The biggest problem, according to Mr. Sobkowich, with removing KVD is the obvious one. It exists to protect the farmer because it allows settlement at the time of delivery.
Just as an aside, one of the problems with the bill, which goes contrary to one of the recommendations we made in committee, is it does not put the farmer first and foremost. The farmer is lumped into all the other segments of the agriculture industry.
Therefore, KVD protects the grain handler because the certificate final is based on a visual grading system. It protects the marketer by giving assurances that the customer is receiving what he or she has ordered. It protects the end use customers by providing confidence that they are receiving grain that meets the processing requirements.
The Western Grain Elevators Association is not saying that we have to keep KVD forever, that this is ingrained in stone. What it is saying is let us be very careful. Let us tread lightly. Let us ensure we do not replace something until we have something better to act in the interest of farmers.
What has been happening with the government is it appears to be willing to act very quickly and often recklessly with regard to the Wheat Board and the Grain Commission. Yet it seems to drag its feet when it comes to immediate aid that is needed for pork and cattle producers, which we saw during the debate. Somehow the government can act quickly if it wants, but if it does not want to, then we have the spin that it cannot get aid to people right away. Therefore, we have to tread very carefully.
So why is Bill C-39 flawed? Instead of having a study done by a parliamentary committee, the government used a report prepared by a polling firm whose very existence depends on contracts from government and large corporations.
COMPAS, which conducted the study that led to Bill C-39, had a favourable—I repeat, favourable—bias for deregulation and privatization right from the start.
So I ask the following question: how can a firm conduct a study if it has a favourable bias for deregulation from the get go. When a study is done, it is expected to be based on an examination of both sides of the issue.
Moreover, due to lack of funding, the Canadian Grain Commission has not been able to fulfill its mandate, and these failures are being used as an excuse to deregulate or privatize services to farmers.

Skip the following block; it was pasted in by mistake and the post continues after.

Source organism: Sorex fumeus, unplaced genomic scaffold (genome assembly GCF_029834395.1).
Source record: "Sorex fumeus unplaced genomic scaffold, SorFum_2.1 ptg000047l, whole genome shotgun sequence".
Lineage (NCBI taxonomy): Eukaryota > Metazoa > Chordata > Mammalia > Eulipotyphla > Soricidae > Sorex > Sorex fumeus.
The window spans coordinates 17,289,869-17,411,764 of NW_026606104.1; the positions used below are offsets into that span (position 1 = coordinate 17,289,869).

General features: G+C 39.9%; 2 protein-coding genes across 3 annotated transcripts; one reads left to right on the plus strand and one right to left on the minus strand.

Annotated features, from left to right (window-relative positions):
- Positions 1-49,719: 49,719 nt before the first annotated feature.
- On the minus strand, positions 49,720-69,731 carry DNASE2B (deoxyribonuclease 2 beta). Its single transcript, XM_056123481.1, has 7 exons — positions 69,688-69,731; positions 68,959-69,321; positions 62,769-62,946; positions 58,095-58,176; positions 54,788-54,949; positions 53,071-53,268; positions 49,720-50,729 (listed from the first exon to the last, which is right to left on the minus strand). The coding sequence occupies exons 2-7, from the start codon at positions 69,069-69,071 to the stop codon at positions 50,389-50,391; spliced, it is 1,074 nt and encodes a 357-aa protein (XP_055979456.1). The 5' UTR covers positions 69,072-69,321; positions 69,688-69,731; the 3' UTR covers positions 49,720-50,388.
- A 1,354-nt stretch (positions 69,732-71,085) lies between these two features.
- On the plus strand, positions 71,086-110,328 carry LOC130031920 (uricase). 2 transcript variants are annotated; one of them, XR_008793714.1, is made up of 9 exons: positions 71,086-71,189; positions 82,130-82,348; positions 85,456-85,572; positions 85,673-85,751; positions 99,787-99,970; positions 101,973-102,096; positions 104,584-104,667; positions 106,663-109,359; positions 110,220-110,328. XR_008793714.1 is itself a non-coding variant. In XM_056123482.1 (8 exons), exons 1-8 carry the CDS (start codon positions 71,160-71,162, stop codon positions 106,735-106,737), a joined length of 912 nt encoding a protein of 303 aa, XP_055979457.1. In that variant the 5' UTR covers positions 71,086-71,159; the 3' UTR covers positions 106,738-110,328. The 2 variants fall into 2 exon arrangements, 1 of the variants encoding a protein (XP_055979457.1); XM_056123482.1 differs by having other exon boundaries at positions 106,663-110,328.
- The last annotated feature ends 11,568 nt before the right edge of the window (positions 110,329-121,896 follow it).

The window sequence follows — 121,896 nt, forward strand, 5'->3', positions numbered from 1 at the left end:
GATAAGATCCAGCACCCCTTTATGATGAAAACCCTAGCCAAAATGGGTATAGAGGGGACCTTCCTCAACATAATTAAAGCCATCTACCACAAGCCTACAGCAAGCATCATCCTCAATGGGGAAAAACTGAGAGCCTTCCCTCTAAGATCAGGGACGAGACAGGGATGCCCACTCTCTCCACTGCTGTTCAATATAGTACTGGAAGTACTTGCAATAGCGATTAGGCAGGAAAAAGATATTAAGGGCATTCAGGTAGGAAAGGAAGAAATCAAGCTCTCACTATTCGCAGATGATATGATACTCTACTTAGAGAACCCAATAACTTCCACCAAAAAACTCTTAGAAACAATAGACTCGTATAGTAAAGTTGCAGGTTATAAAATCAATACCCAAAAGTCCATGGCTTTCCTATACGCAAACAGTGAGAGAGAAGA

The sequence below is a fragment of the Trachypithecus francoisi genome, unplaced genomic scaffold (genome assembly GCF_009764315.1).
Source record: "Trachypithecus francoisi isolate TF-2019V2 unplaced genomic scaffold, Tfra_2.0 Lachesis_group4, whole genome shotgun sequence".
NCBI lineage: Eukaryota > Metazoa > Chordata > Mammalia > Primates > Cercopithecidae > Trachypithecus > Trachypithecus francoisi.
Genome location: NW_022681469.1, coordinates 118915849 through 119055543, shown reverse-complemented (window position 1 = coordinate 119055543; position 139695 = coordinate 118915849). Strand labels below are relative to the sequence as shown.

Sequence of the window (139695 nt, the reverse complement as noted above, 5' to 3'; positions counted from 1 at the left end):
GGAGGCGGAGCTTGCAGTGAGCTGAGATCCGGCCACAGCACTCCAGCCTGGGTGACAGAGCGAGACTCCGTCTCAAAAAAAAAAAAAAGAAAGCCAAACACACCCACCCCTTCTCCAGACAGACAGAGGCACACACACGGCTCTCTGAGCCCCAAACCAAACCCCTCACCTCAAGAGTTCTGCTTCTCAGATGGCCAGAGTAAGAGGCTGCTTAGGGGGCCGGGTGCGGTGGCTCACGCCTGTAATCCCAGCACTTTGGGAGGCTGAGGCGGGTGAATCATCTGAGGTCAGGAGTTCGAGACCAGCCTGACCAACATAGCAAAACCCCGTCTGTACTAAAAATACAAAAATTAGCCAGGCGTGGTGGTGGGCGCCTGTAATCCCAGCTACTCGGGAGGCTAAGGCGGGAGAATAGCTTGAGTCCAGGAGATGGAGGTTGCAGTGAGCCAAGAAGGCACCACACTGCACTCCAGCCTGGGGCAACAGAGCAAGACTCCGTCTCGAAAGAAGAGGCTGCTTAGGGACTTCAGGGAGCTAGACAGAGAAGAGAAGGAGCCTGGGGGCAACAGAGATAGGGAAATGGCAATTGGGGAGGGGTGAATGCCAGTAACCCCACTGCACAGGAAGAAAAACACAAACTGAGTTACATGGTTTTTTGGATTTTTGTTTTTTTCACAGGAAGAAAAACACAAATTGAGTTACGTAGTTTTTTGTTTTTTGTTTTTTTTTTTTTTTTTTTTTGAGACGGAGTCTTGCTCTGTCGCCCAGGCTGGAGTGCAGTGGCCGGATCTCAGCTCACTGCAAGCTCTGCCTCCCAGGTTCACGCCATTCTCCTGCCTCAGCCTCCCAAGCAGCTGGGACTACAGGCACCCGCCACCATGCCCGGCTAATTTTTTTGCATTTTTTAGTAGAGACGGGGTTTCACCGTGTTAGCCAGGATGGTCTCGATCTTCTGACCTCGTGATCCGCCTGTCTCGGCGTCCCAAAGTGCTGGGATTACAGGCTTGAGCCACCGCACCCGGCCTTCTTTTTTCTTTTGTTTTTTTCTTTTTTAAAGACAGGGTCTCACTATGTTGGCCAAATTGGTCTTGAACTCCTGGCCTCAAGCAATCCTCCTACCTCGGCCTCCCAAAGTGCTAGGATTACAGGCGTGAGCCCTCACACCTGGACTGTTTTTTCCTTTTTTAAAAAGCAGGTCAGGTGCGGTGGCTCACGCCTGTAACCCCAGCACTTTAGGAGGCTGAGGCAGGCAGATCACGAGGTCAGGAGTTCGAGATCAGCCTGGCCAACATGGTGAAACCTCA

What we have here is a ploy that involves cutting funding. We have seen the same thing in the health system. Then the government claims that the system is not working, but the reason for that is the lack of funding. If one looks at the commission's recommendations, one will see that one of these recommendations is to allocate sufficient funding to the commission so it can do its job properly.
Again, I want to stress the fact that this bill benefits large corporations rather than farm families. If we pass it in its current form, farmers will no longer have their say.
I will continue reading from a press release by the National Farmers Union, which states:
Many of those recommendations [in the report] would accelerate the economic leverage of large grain companies and railways at the expense of farmers, according to the NFU. “The mandate of the [Canadian Grain Commission], since the Act was first implemented in 1912, has recognized that farmers have less power in the marketplace and need certain protections,” said Boehm. He noted the Compas report specifically recommends “narrowing the mandate to protect producers' rights from a broad over-arching principle, down to some very specific limits.”
Boehm refuted the claim by the authors of the Compas report that they had heard no positive feedback about the CGC during their consultation process. “Such a claim is categorically not accurate,” said Boehm. “Particularly given our direct experiences at the public meetings in Saskatoon and Regina. Grain producers at both those meetings unequivocally expressed support for the CGC, particularly the role of the Assistant Commissioners.”
I would like to take an aside here and tie this in with what we have been experiencing with the whole debate on the Canadian Wheat Board. We have been told time and time again by the government that we have to move ahead for marketing choice, that we have to dismantle single desk, and that farmers are wanting this choice at this time. Yet in my office I have over 700 individual letters from people, some handwritten, some typed, which say that we have to be careful. These people say they do not want to do away with the Canadian Wheat Board and the single desk.
Then there is the spin we get from the government, which is that all these letters came from the same fax. Certainly. They are from members of the National Farmers Union. The National Farmers Union provides a service to its members. A member sends a letter and the NFU faxes it to me and other MPs. These are not form letters. These are individual letters. There are many gut-wrenching letters asking what the government is doing and why it is moving so quickly to destroy the Canadian Wheat Board. I would say that this is the same sentiment that there is out there among many farmers in regard to the Canadian Grain Commission.
I will move on to an article from the Winnipeg Free Press, in which we see that the minister has decided not to work with the board of directors of the Canadian Wheat Board and is actually threatening to introduce legislation, I think he said within 10 days, if he does not get his way.